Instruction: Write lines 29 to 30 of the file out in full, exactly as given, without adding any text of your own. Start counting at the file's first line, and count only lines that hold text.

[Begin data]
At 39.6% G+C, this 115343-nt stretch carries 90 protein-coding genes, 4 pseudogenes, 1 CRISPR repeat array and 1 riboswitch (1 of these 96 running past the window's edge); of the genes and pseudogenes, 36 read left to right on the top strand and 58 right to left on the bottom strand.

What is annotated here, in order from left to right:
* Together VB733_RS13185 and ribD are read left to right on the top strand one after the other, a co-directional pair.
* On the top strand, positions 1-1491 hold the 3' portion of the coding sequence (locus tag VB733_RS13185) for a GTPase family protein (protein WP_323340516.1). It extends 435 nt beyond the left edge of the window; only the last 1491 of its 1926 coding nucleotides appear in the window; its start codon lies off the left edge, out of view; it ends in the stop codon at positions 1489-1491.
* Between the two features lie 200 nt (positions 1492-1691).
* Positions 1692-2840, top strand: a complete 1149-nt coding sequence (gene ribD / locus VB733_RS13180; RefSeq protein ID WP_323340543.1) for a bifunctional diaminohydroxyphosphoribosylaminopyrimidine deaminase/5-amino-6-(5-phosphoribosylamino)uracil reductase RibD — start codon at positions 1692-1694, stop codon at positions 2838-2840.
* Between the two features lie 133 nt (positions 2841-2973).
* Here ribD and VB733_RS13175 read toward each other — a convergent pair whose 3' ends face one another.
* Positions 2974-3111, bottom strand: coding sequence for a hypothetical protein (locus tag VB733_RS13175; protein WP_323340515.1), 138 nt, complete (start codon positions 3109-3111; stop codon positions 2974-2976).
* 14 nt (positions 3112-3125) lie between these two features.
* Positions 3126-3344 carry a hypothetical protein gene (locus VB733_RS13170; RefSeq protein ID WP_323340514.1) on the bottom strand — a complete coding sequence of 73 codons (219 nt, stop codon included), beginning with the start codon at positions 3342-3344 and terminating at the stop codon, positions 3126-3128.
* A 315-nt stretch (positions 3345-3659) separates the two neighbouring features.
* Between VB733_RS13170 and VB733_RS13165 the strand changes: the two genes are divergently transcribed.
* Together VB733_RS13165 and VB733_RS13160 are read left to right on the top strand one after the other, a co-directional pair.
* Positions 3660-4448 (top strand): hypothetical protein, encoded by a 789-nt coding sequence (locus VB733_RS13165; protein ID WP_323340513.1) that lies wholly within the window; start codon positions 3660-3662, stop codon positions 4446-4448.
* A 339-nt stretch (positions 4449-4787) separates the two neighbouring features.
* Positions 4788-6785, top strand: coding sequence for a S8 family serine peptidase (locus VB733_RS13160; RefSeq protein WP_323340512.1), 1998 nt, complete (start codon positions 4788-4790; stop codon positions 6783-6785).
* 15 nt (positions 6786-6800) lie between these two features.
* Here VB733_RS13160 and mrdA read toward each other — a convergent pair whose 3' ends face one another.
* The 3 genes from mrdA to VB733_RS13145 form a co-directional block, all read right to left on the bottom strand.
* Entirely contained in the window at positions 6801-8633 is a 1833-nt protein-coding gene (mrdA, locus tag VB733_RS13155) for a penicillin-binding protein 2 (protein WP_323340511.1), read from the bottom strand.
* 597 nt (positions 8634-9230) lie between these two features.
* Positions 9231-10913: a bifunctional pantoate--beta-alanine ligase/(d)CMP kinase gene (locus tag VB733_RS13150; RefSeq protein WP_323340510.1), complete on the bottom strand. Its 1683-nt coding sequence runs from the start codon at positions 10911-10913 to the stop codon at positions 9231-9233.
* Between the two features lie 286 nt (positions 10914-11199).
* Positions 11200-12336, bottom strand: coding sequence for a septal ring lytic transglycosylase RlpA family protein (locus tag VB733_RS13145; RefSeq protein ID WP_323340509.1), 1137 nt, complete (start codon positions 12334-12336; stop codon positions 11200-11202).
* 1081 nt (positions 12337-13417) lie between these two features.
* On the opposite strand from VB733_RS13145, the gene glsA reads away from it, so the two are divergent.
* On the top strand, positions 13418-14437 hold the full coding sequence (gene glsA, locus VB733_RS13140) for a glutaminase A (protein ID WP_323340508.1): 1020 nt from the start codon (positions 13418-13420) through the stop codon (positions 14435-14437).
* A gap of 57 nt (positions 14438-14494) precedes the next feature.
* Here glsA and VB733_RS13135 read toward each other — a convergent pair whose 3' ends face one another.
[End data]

* A gap of 57 nt (positions 14438-14494) precedes the next feature.
* Here glsA and VB733_RS13135 read toward each other — a convergent pair whose 3' ends face one another.